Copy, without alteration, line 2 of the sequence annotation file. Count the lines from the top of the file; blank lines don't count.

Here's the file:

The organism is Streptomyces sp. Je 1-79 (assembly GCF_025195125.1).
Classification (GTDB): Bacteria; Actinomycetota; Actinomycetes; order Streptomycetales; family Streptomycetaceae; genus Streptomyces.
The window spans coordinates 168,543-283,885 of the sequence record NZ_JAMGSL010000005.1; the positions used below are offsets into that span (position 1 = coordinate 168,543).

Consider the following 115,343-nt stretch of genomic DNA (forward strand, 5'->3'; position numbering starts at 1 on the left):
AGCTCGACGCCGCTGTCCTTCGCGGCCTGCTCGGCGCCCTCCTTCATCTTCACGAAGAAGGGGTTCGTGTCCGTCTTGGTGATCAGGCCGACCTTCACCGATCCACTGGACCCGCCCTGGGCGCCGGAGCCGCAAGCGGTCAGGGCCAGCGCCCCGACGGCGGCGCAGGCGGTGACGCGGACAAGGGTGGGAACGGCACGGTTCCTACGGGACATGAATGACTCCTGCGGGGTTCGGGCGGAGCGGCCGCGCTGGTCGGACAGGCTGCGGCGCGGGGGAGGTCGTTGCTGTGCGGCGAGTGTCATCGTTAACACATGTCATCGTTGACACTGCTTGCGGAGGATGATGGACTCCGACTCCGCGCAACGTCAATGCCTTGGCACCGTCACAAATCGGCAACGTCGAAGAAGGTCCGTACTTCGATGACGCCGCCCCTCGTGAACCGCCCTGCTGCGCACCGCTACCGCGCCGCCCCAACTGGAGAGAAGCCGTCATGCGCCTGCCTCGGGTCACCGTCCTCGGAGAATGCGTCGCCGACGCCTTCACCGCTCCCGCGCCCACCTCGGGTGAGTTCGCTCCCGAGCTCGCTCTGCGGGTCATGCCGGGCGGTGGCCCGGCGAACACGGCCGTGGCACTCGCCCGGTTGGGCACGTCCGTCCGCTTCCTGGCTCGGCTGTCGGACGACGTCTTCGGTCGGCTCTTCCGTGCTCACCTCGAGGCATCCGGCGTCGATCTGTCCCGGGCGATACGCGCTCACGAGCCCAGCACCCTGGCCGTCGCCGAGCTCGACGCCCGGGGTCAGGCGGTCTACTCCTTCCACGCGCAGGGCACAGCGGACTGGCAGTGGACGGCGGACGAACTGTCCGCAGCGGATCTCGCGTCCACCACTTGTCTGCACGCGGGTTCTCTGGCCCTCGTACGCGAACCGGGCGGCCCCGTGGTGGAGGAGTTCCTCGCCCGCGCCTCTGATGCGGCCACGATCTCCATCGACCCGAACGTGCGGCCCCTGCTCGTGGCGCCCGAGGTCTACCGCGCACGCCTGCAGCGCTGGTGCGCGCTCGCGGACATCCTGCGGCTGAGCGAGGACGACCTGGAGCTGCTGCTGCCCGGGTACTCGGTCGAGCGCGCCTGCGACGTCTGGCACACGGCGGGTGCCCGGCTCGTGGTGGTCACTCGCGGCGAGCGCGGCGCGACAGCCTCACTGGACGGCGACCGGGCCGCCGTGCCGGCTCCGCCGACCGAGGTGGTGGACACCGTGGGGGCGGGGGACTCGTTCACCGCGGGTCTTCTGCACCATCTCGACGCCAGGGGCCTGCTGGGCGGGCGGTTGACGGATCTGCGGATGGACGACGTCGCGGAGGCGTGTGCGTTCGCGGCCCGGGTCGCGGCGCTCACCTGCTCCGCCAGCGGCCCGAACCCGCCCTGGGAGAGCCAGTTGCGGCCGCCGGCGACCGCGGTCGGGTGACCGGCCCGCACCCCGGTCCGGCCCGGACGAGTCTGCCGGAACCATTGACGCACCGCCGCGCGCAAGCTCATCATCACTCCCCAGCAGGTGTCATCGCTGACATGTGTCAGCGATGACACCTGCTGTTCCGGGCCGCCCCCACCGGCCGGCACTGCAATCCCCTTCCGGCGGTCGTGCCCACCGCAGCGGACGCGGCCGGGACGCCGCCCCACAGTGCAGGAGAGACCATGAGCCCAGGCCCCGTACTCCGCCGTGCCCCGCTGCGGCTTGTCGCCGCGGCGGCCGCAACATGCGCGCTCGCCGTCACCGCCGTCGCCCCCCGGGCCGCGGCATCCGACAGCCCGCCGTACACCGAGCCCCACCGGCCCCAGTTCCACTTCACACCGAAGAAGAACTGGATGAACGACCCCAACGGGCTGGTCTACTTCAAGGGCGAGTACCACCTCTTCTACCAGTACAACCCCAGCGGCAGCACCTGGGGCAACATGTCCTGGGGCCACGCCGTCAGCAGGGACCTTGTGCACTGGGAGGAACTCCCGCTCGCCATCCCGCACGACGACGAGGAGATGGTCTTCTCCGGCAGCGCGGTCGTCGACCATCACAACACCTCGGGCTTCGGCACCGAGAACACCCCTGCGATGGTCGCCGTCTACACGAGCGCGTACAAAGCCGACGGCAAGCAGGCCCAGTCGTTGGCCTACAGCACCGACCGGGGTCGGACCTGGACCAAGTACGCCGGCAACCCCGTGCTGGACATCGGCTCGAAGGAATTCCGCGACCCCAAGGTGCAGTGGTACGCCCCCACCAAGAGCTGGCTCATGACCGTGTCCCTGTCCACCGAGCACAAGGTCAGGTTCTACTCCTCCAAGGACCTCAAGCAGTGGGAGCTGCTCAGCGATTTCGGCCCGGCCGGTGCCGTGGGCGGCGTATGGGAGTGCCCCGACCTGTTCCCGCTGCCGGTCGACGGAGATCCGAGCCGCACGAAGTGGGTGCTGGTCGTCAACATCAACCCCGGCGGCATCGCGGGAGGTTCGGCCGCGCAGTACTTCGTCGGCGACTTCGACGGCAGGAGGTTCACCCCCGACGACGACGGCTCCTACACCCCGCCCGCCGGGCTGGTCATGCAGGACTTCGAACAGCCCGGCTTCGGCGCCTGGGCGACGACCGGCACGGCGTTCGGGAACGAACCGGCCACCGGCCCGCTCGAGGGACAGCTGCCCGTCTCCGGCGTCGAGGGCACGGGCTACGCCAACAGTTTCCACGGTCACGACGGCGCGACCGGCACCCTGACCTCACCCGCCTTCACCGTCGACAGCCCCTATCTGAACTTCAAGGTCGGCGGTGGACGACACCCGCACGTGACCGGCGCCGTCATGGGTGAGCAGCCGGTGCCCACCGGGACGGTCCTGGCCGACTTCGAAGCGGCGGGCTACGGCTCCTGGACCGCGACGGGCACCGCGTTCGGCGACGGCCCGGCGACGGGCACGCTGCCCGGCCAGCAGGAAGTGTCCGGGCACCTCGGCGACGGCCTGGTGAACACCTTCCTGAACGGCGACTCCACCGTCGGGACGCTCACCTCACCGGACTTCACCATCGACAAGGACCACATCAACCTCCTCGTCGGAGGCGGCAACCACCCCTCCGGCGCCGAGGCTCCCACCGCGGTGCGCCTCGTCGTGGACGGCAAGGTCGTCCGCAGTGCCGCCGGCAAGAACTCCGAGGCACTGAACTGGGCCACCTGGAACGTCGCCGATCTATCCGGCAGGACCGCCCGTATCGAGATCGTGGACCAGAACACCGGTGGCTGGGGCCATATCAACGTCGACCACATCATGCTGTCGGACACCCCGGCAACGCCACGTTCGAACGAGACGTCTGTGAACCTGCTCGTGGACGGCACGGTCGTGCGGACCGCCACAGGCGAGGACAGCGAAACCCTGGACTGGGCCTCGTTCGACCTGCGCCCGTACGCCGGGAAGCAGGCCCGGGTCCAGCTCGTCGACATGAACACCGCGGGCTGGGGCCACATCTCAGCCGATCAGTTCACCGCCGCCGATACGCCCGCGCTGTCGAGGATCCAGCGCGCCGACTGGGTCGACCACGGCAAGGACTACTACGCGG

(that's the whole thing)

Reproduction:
Classification (GTDB): Bacteria; Actinomycetota; Actinomycetes; order Streptomycetales; family Streptomycetaceae; genus Streptomyces.